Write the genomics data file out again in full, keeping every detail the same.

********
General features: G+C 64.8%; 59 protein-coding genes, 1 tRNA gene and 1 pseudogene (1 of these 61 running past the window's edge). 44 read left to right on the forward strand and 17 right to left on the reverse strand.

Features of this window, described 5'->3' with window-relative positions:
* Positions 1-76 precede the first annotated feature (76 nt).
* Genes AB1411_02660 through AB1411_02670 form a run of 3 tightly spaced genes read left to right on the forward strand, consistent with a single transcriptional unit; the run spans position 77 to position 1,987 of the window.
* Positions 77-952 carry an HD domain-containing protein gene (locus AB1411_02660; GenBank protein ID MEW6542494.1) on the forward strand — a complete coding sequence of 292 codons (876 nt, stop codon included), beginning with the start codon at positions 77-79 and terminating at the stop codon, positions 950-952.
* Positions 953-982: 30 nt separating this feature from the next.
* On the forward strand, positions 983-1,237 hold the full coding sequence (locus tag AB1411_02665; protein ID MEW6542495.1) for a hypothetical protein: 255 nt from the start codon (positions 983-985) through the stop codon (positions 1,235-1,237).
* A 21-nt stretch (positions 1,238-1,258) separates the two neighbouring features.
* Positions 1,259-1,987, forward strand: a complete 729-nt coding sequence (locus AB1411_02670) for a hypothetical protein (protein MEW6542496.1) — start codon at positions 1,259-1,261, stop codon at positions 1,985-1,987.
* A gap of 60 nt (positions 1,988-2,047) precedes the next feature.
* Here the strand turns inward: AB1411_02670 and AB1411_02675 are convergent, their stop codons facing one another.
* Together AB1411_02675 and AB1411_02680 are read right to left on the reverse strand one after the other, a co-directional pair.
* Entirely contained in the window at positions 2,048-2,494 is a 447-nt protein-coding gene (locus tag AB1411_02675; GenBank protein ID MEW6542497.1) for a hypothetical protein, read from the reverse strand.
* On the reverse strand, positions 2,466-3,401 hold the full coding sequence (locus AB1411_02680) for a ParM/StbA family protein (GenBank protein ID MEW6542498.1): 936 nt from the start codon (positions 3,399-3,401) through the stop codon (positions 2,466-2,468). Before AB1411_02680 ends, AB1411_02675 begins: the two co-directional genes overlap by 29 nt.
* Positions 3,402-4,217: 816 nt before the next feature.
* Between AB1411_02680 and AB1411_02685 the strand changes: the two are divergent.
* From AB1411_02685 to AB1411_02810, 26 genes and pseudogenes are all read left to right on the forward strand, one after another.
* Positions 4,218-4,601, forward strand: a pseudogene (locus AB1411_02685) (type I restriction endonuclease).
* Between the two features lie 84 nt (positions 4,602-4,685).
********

General features: G+C 64.8%; 59 protein-coding genes, 1 tRNA gene and 1 pseudogene (1 of these 61 running past the window's edge). 44 read left to right on the forward strand and 17 right to left on the reverse strand.

Features of this window, described 5'->3' with window-relative positions:
* Positions 1-76 precede the first annotated feature (76 nt).
* Genes AB1411_02660 through AB1411_02670 form a run of 3 tightly spaced genes read left to right on the forward strand, consistent with a single transcriptional unit; the run spans position 77 to position 1,987 of the window.
* Positions 77-952 carry an HD domain-containing protein gene (locus AB1411_02660; GenBank protein ID MEW6542494.1) on the forward strand — a complete coding sequence of 292 codons (876 nt, stop codon included), beginning with the start codon at positions 77-79 and terminating at the stop codon, positions 950-952.
* Positions 953-982: 30 nt separating this feature from the next.
* On the forward strand, positions 983-1,237 hold the full coding sequence (locus tag AB1411_02665; protein ID MEW6542495.1) for a hypothetical protein: 255 nt from the start codon (positions 983-985) through the stop codon (positions 1,235-1,237).
* A 21-nt stretch (positions 1,238-1,258) separates the two neighbouring features.
* Positions 1,259-1,987, forward strand: a complete 729-nt coding sequence (locus AB1411_02670) for a hypothetical protein (protein MEW6542496.1) — start codon at positions 1,259-1,261, stop codon at positions 1,985-1,987.
* A gap of 60 nt (positions 1,988-2,047) precedes the next feature.
* Here the strand turns inward: AB1411_02670 and AB1411_02675 are convergent, their stop codons facing one another.
* Together AB1411_02675 and AB1411_02680 are read right to left on the reverse strand one after the other, a co-directional pair.
* Entirely contained in the window at positions 2,048-2,494 is a 447-nt protein-coding gene (locus tag AB1411_02675; GenBank protein ID MEW6542497.1) for a hypothetical protein, read from the reverse strand.
* On the reverse strand, positions 2,466-3,401 hold the full coding sequence (locus AB1411_02680) for a ParM/StbA family protein (GenBank protein ID MEW6542498.1): 936 nt from the start codon (positions 3,399-3,401) through the stop codon (positions 2,466-2,468). Before AB1411_02680 ends, AB1411_02675 begins: the two co-directional genes overlap by 29 nt.
* Positions 3,402-4,217: 816 nt before the next feature.
* Between AB1411_02680 and AB1411_02685 the strand changes: the two are divergent.
* From AB1411_02685 to AB1411_02810, 26 genes and pseudogenes are all read left to right on the forward strand, one after another.
* Positions 4,218-4,601, forward strand: a pseudogene (locus AB1411_02685) (type I restriction endonuclease).
* Between the two features lie 84 nt (positions 4,602-4,685).